Health Travels & Exploring

Finding nature in downtown cities

Chicago skyline beyond the park.

I love to travel and have been fortunate to visit many great places. All fun and all very different in space and culture. I like to mix up my trips with low-key, big space places, like Montana and Alaska, to bustling cities, like Chicago and Los Angeles. My recent trips to Chicago, New York City and San Francisco remind me how much fun downtown cities are, full of energy, excitement, restaurants, shops, people, so much!

I’ve toyed with moving to a downtown area in the past, although one city has never captured my heart enough to make the move (San Francisco is pretty close!). But I also have a struggle with the idea of being a ‘city girl’ and living in a downtown surrounded by concrete – I love the energy, convenience of walking everywhere and perks of city living, but nature soothes and heals my soul and mind so I need trees and green spaces.

It seems that more and more cities are recognizing the importance of keeping nature among the cement, glass and construction of labryinths of city centers. I often find myself drawn to these green spaces and parks. As much as I like the excitement and hustle of city life, I also need the peace and beauty of nature.

I enjoy seeing others in the park, sitting to relax, play games, talking with others, reading, eating, walking through for a shortcut or a moment of quiet. It makes me feel a little connection with like-minded people, who also need a few minutes or hours of Mother Nature. I know, that probably sounds silly, but I’m learning to listen to who and what bring me joy, and this is it.

San Francisco’s Alamo Square

On a recent trip to San Francisco, one of my favorite cities, I walked all over. From North Beach to the Financial District to Chinatown and more. I love the streets of San Francisco, even if my thighs and calves screamed the first few days (you really don’t realize how FLAT metro Detroit is until you walk or bike in other parts of the state and country!). I love the various districts and wandering along Fisherman’s Wharf. I also was thrilled at the parks sprinkled throughout the downtown. I spent hours in Presidio park near the Golden Gate Bridge. It helped that it was sunny and warm, and after weeks of Michigan’s cold, dreary days, I was hesitant to move from my grassy spot for fear the weather would turn on me! Ha. But, honestly, it was simply beautiful. Busy with people enjoying the space and day. Venturing to Alamo Square another day provided breathtaking views of the bay and downtown, and also the Painted Ladies (the colorful row houses found in television’s Full House). There is a dog park, activity courts, picnic tables and more to enjoy the outdoors.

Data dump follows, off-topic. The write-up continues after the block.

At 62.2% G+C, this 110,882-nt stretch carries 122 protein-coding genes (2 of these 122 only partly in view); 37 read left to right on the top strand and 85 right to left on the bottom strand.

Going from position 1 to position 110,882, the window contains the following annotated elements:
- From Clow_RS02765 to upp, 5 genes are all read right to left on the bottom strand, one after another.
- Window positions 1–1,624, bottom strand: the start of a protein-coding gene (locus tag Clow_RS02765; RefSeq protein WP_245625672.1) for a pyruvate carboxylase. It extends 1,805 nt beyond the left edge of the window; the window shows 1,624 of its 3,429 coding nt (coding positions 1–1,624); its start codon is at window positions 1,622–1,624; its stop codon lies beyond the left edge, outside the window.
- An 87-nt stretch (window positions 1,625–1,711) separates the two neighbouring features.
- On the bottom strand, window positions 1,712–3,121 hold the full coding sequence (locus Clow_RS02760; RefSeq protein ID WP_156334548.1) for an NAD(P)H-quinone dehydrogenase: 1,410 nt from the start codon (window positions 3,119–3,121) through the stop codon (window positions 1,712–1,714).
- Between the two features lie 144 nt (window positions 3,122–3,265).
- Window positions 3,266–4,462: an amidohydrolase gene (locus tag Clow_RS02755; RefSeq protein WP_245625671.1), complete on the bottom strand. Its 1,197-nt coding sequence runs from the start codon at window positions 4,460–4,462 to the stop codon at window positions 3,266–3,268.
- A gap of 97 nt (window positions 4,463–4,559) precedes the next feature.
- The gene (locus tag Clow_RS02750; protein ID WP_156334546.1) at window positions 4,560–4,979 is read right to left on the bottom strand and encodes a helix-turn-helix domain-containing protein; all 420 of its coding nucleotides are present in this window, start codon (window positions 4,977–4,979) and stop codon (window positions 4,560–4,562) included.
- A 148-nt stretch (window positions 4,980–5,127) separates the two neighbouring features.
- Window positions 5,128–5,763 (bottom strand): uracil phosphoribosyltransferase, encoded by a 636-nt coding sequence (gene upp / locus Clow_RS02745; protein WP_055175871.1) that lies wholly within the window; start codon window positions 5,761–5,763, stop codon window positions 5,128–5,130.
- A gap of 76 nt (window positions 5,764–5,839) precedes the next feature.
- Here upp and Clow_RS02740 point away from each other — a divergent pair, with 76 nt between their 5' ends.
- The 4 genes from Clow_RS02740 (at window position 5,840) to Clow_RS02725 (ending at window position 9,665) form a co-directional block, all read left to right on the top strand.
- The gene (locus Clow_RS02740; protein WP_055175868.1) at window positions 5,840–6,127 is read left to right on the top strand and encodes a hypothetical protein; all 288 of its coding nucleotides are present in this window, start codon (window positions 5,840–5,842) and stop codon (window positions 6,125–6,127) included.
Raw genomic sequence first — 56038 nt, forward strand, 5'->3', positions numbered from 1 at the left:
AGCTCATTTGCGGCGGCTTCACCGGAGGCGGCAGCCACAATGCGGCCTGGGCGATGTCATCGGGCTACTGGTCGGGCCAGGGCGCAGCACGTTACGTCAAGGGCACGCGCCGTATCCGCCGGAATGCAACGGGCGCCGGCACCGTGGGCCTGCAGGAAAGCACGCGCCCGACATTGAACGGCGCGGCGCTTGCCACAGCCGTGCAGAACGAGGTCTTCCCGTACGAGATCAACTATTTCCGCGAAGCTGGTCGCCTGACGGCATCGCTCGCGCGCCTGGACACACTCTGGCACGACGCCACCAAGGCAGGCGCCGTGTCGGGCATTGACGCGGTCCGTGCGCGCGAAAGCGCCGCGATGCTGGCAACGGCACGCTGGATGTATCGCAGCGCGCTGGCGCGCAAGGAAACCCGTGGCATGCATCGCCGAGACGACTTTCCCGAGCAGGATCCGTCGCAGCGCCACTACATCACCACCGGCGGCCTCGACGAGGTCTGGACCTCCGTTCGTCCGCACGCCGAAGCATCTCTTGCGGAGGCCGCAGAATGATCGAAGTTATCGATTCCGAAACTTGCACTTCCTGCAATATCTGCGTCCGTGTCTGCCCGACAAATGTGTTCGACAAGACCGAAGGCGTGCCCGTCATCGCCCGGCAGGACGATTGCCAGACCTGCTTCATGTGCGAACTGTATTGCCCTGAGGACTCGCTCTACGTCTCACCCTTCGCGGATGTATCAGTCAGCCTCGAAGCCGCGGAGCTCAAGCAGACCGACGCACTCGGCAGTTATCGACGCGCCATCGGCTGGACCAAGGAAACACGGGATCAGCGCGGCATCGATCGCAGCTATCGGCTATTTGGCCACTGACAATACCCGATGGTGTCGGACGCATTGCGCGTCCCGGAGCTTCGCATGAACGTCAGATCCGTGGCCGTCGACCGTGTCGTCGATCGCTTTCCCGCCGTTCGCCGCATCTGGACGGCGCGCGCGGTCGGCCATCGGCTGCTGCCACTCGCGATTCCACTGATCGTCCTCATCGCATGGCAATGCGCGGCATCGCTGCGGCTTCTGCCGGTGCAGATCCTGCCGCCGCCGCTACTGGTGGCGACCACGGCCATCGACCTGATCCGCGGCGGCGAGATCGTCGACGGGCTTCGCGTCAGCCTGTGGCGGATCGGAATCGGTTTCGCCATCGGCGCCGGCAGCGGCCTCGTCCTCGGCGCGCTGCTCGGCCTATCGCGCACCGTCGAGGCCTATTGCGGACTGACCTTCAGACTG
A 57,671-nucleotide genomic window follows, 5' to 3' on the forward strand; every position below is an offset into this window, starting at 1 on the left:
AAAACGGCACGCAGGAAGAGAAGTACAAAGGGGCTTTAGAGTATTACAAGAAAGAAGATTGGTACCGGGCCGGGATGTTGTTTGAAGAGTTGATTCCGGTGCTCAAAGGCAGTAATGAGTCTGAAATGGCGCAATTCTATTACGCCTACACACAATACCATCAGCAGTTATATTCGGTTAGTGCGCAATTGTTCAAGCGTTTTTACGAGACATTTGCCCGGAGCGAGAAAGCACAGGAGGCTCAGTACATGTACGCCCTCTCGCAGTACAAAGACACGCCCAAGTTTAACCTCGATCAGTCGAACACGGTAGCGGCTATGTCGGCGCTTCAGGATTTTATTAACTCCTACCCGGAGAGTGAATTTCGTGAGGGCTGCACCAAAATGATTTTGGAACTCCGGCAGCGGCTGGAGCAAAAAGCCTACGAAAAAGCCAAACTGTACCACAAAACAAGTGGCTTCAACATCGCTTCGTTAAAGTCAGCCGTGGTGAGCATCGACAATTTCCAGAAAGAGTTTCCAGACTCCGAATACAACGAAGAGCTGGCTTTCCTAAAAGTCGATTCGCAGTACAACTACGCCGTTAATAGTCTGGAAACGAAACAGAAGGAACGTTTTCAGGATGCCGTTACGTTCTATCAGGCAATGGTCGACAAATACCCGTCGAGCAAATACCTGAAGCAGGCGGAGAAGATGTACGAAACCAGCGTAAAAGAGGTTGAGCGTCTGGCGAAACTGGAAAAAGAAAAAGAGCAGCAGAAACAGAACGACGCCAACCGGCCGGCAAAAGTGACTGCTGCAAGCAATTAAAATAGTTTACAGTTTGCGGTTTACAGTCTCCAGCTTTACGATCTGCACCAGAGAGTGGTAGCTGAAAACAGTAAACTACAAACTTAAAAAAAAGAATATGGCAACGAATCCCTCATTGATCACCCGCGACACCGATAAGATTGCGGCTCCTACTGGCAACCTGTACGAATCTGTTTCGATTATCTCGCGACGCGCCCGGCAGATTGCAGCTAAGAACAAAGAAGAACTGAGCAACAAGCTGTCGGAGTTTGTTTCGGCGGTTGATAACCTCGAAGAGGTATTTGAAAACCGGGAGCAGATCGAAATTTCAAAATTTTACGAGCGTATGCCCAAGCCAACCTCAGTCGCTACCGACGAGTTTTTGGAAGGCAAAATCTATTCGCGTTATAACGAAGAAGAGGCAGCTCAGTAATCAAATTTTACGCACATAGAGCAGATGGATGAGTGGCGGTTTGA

Other cities, such as New York City and Chicago, have great parks in the middle of their skyscrapers and streets. During a visit to Chicago last fall, I had a few hours of free time on an unusually warm fall day. I didn’t feel like shopping so considered a visit to the museum. As I walked in that direction, I cut through Millennium Park. I sat on a bench for a short while, enjoying talking with others and people watching. As I resumed my walk, I found myself cutting through other parks. I soon decided to forgo the museum so I could enjoy the fresh air and parks.

Belle Isle Park offers great nature spots with Detroit in the background.

Even Detroit has made efforts to increase green space, or improve existing parks, as the downtown area explodes with growth. Construction and upgrade of the river walk brings thousands of people to the area, especially during nice weather. There are playgrounds, picnic spots and more. Belle Isle Park, now managed by the state’s Department of Natural Resources, has become one of my favorite biking spots after the upgrades (read my post about this great spot). I love being on the small island park in the center of Detroit and Canada.

There are lot of benefits to spending time in nature – reduced stress, mental anxiety, and much more. Several studies cited in Psychological Science journal found that even a few minutes in nature restored mental energy, lowered levels of cortisol (a stress indicator), improved concentration, caused feelings of awe and joy, and even improved short-term memory. Those are good enough reasons for me to find a park in the middle of the city!

Where’s your favorite park in the middle of a city?